Pinterest Responds to Discrimination Claims by Appointing its First Black Board Member
Photo Credit: LIONEL BONAVENTURE/AFP via Getty Images

Pinterest Responds to Discrimination Claims by Appointing its First Black Board Member

Image sharing and social media platform, Pinterest, appointed Andrea Wishom to their Board of Directors, making her the first Black person ever appointed to the company’s board.

The move to appoint Wishom, who serves as president at Skywalker Holdings, comes after Pinterest received allegations of racism and poor pay by former employees back in June and July of this year.

After the social media platform claimed to stand in solidarity with Black Lives Matter, Ifeoma Ozoma, Aerica Shimizu Banks, and other unidentified individuals told Washington Post that they had been mistreated by their white peers.

The allegations were followed by a campaign that called for Pinterest to increase pay for Black employees. A website and arranged walkout emerged to support Ozoma and Banks.

Ben Silbermann, the company’s CEO and co-founder, guaranteed that a person of color would soon be hired and that his company “needs to be better.” He followed through on his promise and says that Wishom is “a passionate advocate for building a company culture of respect, integrity, inclusion, and support.”

“Part of meeting this moment is looking outside the expected and bringing different perspectives to the table,” Wishom said in a press release. “There are real challenges to address, and that responsibility is not lost on me. I’m committed to listening and sharing my perspective and providing guidance as Pinterest continues to make positive strides forward.”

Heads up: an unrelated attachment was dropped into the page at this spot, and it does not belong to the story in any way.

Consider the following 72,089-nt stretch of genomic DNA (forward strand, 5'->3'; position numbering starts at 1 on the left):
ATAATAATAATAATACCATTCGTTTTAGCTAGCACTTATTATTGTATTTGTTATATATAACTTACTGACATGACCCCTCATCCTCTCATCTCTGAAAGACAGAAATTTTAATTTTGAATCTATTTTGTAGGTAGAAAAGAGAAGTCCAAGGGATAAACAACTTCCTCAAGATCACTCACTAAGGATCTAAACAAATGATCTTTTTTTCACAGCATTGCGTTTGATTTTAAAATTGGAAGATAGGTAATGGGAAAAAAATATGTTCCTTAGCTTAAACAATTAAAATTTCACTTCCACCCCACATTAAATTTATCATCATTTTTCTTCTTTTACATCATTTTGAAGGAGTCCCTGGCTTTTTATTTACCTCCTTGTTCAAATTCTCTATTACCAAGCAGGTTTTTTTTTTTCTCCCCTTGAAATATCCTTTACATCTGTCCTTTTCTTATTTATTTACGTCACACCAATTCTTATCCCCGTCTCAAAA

Once Ozoma learned of the company’s latest decision, she expressed that she’s not moved by the company’s response.

“Pinterest is doing what many organizations steeped in the practices of white supremacy do – distracting from the issues at hand,” she tweeted. “Instead of apologizing/paying us equitably for our work, they’ve said ‘We added one of *you* to our board, so be grateful.’”

Ozoma not only urged the company to “remove the ‘leaders’ who discriminated and retaliated against us, but who are still gainfully employed.”

“We are not grateful for the performative gestures,” she tweeted. “we, and the many employees who protested on Friday, demand real action. Make me, @erikashimizu and @FrancoiseBr whole. Pay us for the value we brought to @Pinterest. THEN work on addressing the toxic culture.

Just last week former chief operating officer, Francoise Brougher accused the company of a hostile working environment that silences female executives and filed a lawsuit for gender discrimination.

Brougher’s allegations were followed by a 4,000-word blog post that detailed her accusations. Pinterest employees responded and organized a virtual protest against both alleged gender and racial discrimination.

While we want to congratulate the company’s first Black board member, we’d hope the move was not performative and that Pinterest is truly making effort toward being a better company.